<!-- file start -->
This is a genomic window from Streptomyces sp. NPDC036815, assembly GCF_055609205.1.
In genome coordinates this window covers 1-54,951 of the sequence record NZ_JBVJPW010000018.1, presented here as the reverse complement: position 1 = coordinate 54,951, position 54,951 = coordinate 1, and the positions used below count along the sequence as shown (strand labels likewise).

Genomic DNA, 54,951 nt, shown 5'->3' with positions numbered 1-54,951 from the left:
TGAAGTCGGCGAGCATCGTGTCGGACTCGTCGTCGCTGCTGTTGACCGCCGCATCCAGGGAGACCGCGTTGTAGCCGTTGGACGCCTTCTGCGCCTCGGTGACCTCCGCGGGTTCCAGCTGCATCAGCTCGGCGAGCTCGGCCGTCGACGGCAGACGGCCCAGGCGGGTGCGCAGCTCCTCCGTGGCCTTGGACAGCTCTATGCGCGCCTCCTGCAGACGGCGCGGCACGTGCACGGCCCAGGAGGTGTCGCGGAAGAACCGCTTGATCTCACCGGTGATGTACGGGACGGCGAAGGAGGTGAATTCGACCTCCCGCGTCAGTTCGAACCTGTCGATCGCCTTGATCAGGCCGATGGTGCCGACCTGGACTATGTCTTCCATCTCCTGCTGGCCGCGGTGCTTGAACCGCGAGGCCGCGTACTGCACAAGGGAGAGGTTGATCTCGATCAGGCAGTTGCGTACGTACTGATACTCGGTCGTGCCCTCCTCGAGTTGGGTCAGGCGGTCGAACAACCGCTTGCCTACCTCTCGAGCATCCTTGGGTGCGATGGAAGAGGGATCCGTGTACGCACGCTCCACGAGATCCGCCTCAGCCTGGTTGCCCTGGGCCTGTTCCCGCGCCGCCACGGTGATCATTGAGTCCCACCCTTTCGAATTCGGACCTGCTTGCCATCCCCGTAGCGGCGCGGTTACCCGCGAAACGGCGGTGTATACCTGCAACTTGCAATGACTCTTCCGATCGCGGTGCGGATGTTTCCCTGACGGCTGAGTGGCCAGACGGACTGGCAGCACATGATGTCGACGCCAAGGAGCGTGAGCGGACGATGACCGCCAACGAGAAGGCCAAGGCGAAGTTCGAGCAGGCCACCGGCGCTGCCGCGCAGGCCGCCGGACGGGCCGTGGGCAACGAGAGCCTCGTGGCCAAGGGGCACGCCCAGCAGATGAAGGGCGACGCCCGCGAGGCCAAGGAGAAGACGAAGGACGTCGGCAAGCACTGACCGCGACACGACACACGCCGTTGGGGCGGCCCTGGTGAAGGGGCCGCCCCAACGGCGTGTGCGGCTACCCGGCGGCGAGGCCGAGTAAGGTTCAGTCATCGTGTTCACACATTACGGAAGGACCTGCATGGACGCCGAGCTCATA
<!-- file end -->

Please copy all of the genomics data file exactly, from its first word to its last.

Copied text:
This is a genomic window from Streptomyces sp. NPDC036815, assembly GCF_055609205.1.
In genome coordinates this window covers 1-54,951 of the sequence record NZ_JBVJPW010000018.1, presented here as the reverse complement: position 1 = coordinate 54,951, position 54,951 = coordinate 1, and the positions used below count along the sequence as shown (strand labels likewise).

Genomic DNA, 54,951 nt, shown 5'->3' with positions numbered 1-54,951 from the left:
TGAAGTCGGCGAGCATCGTGTCGGACTCGTCGTCGCTGCTGTTGACCGCCGCATCCAGGGAGACCGCGTTGTAGCCGTTGGACGCCTTCTGCGCCTCGGTGACCTCCGCGGGTTCCAGCTGCATCAGCTCGGCGAGCTCGGCCGTCGACGGCAGACGGCCCAGGCGGGTGCGCAGCTCCTCCGTGGCCTTGGACAGCTCTATGCGCGCCTCCTGCAGACGGCGCGGCACGTGCACGGCCCAGGAGGTGTCGCGGAAGAACCGCTTGATCTCACCGGTGATGTACGGGACGGCGAAGGAGGTGAATTCGACCTCCCGCGTCAGTTCGAACCTGTCGATCGCCTTGATCAGGCCGATGGTGCCGACCTGGACTATGTCTTCCATCTCCTGCTGGCCGCGGTGCTTGAACCGCGAGGCCGCGTACTGCACAAGGGAGAGGTTGATCTCGATCAGGCAGTTGCGTACGTACTGATACTCGGTCGTGCCCTCCTCGAGTTGGGTCAGGCGGTCGAACAACCGCTTGCCTACCTCTCGAGCATCCTTGGGTGCGATGGAAGAGGGATCCGTGTACGCACGCTCCACGAGATCCGCCTCAGCCTGGTTGCCCTGGGCCTGTTCCCGCGCCGCCACGGTGATCATTGAGTCCCACCCTTTCGAATTCGGACCTGCTTGCCATCCCCGTAGCGGCGCGGTTACCCGCGAAACGGCGGTGTATACCTGCAACTTGCAATGACTCTTCCGATCGCGGTGCGGATGTTTCCCTGACGGCTGAGTGGCCAGACGGACTGGCAGCACATGATGTCGACGCCAAGGAGCGTGAGCGGACGATGACCGCCAACGAGAAGGCCAAGGCGAAGTTCGAGCAGGCCACCGGCGCTGCCGCGCAGGCCGCCGGACGGGCCGTGGGCAACGAGAGCCTCGTGGCCAAGGGGCACGCCCAGCAGATGAAGGGCGACGCCCGCGAGGCCAAGGAGAAGACGAAGGACGTCGGCAAGCACTGACCGCGACACGACACACGCCGTTGGGGCGGCCCTGGTGAAGGGGCCGCCCCAACGGCGTGTGCGGCTACCCGGCGGCGAGGCCGAGTAAGGTTCAGTCATCGTGTTCACACATTACGGAAGGACCTGCATGGACGCCGAGCTCATA